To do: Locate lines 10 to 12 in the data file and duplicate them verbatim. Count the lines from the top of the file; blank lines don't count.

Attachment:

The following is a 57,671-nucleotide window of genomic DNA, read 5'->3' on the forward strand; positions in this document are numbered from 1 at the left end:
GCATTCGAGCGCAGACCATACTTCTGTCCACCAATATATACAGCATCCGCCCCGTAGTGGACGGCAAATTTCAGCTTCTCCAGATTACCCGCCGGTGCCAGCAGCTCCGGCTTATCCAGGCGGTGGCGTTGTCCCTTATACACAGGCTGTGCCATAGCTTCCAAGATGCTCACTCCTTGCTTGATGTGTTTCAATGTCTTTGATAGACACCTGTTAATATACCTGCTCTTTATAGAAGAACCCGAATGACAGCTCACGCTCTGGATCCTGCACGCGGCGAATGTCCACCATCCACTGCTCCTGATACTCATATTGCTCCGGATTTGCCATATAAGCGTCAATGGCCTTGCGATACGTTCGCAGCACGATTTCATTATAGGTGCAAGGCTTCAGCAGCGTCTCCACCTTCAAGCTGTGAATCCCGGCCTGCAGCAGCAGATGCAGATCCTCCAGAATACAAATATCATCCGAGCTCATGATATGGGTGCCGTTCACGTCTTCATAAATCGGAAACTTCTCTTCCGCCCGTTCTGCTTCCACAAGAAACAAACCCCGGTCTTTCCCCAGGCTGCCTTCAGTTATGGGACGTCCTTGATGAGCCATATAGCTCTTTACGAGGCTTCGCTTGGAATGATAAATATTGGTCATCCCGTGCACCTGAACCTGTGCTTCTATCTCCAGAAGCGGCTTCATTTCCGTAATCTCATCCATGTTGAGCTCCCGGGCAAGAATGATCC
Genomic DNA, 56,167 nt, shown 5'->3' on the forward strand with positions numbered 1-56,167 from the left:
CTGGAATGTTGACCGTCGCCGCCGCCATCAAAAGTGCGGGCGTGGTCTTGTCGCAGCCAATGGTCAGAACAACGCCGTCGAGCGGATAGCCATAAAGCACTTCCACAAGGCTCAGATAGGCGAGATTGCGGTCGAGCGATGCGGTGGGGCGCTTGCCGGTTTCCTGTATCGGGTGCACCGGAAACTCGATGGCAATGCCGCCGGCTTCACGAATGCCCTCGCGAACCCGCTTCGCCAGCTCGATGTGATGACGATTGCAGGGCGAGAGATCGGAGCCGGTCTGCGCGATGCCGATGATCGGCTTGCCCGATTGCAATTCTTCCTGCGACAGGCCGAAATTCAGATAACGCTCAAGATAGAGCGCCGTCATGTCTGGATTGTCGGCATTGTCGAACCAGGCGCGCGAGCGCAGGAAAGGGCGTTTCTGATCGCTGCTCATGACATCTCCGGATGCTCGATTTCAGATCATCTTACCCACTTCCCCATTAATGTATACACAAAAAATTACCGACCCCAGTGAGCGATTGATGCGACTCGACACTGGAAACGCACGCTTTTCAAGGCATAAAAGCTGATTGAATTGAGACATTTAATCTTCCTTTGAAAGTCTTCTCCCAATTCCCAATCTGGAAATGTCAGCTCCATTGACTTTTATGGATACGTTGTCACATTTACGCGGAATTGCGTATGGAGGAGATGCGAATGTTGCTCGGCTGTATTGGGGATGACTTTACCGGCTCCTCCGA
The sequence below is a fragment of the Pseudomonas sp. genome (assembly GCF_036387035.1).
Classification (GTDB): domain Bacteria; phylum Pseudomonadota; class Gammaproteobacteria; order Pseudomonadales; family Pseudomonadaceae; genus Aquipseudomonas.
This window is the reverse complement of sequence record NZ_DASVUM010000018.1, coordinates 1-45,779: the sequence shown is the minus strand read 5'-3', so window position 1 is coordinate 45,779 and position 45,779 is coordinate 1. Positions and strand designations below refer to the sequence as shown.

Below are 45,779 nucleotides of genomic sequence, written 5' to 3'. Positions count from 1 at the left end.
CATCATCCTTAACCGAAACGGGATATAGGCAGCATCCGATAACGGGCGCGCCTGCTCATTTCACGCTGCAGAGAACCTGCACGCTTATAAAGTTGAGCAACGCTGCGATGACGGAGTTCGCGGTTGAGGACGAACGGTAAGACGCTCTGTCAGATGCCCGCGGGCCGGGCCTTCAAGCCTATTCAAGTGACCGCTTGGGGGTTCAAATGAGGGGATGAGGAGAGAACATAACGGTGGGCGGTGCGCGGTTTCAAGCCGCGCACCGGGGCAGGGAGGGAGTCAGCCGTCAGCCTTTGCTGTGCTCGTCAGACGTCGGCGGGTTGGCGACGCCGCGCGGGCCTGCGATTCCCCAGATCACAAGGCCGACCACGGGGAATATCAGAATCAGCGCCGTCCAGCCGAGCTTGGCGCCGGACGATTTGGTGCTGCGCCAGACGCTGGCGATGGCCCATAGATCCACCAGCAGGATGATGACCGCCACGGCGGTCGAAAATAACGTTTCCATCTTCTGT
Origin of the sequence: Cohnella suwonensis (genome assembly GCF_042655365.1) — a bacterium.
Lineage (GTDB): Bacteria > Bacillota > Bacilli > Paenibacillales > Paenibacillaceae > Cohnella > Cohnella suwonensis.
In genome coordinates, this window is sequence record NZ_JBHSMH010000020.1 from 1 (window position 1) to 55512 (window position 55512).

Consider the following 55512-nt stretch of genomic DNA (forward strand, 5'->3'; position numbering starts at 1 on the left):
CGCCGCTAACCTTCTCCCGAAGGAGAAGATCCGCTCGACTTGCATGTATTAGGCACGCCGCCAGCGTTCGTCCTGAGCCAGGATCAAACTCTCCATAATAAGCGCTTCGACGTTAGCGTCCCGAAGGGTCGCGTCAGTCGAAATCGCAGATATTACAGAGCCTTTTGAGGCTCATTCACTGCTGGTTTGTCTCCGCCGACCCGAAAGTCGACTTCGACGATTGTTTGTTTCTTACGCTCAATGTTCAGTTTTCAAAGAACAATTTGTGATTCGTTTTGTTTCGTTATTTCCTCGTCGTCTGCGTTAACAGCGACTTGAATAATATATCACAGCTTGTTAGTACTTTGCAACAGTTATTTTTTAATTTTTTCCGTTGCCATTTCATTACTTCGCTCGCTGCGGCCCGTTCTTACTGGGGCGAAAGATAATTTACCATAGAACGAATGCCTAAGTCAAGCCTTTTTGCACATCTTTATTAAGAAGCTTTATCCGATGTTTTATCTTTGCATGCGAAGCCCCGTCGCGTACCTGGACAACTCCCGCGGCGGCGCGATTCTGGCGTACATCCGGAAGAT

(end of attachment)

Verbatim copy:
Origin of the sequence: Cohnella suwonensis (genome assembly GCF_042655365.1) — a bacterium.
Lineage (GTDB): Bacteria > Bacillota > Bacilli > Paenibacillales > Paenibacillaceae > Cohnella > Cohnella suwonensis.
In genome coordinates, this window is sequence record NZ_JBHSMH010000020.1 from 1 (window position 1) to 55512 (window position 55512).